Mistreatment in childhood can have lasting effects on victims, effects that can last into adulthood. Studies have shown negative impacts on physical and mental health, as well as the capacity to learn and form healthy relationships. The effects of child abuse and neglect on the individual are far-reaching and they affect millions each year.
Each year, approximately six million children are referred to child-protection agencies for investigation into cases of suspected child abuse and neglect. Factoring in the cases that go unreported, the number of children affected is astonishing. While the number of reports surely includes cases found to be without merit, it is interesting to note that about 80 percent of children involved in these investigations are never removed from the home. Many victims are under the age of five; boys and girls are abused in equal measure.
The effects of abuse and neglect in childhood can haunt victims well into adulthood and beyond. Some of the ways this maltreatment affects victims include:
- Low self-esteem
- Uncontrolled emotions
- Relationship issues
- Hypervigilance or fear
- Tendency for self-harm
- Eating disorders
- Alcohol and drug use
- Sleep issues
- Aversion to physical contact
- Poor academic performance or truancy
- Criminal activity
Parents as Perpetrators
In about 80 percent of cases, the victim’s parents are the perpetrators. The perpetrators are more likely to be female. Child abuse studies indicate three major risk factors associated with a child’s likelihood to be the victim of abuse or neglect:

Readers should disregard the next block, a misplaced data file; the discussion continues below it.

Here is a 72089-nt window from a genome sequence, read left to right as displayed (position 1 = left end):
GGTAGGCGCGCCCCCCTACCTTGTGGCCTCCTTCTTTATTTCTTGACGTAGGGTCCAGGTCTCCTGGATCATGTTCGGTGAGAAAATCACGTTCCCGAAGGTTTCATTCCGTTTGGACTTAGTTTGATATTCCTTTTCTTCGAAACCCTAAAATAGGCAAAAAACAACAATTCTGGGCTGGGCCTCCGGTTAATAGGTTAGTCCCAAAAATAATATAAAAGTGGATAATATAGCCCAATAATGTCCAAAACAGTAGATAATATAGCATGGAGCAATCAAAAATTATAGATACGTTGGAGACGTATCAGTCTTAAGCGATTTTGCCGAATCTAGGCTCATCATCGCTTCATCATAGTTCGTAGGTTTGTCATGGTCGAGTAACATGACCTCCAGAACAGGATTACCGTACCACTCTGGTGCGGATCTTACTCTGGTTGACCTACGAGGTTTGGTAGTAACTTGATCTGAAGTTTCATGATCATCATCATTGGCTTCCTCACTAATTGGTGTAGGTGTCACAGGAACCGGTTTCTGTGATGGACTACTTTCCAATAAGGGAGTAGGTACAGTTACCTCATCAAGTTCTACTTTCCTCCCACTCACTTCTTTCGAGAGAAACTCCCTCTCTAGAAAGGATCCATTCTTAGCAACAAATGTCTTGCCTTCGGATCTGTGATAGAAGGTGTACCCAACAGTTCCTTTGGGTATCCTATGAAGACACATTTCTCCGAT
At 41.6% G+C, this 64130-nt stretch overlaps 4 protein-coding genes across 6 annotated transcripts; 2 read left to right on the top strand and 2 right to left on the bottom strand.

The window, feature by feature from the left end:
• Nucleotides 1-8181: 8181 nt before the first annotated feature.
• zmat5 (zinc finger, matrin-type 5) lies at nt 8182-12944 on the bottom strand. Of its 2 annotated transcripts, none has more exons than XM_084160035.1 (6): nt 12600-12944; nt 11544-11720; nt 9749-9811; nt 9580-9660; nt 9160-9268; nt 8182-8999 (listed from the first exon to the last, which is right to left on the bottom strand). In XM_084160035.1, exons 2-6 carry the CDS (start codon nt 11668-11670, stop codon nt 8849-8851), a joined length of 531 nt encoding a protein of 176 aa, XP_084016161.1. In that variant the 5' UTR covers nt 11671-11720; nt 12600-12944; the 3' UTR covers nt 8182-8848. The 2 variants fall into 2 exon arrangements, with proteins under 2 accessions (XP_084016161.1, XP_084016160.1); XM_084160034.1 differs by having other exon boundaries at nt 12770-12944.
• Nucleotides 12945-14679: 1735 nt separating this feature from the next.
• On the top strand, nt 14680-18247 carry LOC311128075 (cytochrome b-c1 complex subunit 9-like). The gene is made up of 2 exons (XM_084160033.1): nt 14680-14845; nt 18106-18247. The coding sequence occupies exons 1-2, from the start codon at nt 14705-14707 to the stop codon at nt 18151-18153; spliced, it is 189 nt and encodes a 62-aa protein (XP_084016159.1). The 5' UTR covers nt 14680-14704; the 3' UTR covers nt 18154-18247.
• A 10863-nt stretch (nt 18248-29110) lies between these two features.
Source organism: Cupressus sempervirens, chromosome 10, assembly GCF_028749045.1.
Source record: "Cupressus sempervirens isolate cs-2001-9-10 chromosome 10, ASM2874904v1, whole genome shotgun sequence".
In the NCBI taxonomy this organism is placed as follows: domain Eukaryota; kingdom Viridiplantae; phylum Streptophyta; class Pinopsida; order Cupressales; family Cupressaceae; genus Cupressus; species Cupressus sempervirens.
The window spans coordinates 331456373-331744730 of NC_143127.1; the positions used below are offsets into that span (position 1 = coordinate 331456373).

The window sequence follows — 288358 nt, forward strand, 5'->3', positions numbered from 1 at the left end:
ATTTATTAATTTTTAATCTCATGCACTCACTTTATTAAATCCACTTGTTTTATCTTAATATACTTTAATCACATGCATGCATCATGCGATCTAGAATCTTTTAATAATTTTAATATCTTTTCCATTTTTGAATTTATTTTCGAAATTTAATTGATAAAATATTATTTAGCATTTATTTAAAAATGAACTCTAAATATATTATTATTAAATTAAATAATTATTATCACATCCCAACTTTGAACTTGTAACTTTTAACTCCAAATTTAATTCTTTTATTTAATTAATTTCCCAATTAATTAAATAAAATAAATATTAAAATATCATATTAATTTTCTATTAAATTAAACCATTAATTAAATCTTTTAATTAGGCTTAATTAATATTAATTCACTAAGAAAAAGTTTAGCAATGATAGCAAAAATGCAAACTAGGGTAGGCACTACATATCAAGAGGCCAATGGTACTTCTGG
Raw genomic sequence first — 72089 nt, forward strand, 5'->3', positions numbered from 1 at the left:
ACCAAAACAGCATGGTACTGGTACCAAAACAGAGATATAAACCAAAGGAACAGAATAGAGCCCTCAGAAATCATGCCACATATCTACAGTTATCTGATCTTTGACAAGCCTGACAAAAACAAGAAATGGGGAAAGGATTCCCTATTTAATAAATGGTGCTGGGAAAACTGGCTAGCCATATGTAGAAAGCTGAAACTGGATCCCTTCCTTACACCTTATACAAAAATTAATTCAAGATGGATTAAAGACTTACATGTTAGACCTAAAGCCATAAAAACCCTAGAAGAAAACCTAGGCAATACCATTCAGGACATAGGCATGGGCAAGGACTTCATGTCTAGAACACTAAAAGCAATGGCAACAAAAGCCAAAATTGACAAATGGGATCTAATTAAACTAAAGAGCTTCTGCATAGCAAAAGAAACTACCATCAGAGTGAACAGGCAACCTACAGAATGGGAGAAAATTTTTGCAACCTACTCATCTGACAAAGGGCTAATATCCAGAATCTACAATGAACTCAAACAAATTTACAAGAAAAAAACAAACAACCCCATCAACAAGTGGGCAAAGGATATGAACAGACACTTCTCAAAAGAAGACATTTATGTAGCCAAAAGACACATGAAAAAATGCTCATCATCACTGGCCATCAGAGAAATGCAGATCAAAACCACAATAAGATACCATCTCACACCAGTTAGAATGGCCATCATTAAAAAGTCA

- Parental depression
- Parental substance abuse
- Parental history of victimization as a child
Cycle of Abuse
Children learn what they see. If a parent is more likely to abuse their child after having been a childhood victim themselves, it stands to reason that their offspring will suffer the same fate if the cycle is not broken. Society has a responsibility to put an end to the cycle that affects generation after generation. Parents need the tools to do better for their children.
Cost-Benefits for Society
Each year, abuse and neglect costs taxpayers approximately $80 billion in the form of police involvement, emergency health care and hospitalization, and child welfare programs. If the psychological repercussions of abuse and neglect are left untreated, society is destined to pay a price down the line when abuse-related issues become apparent in the need to address increased demand for special education programs, criminal justice initiatives, and homelessness services.
Treating victims of child abuse is one way to counteract its effects. Children who receive counseling and other forms of intervention grow up with the benefit of exposure to healthier ways to handle stress and negative emotions, so they do not fall into the trap of expressing their frustration in harmful ways.
New Jersey DCPP Attorneys at the Law Offices of Theodore J. Baker Represent Those Accused of Child Abuse
If you have been charged with child abuse or neglect, you should speak to a New Jersey DCPP attorney at the Law Offices of Theodore J. Baker. For an initial consultation, contact us online or call us at 856-795-9400. Located in Cherry Hill, New Jersey, we represent clients throughout South Jersey, including Haddonfield, Marlton, Medford, Moorestown, Mount Laurel, and Voorhees.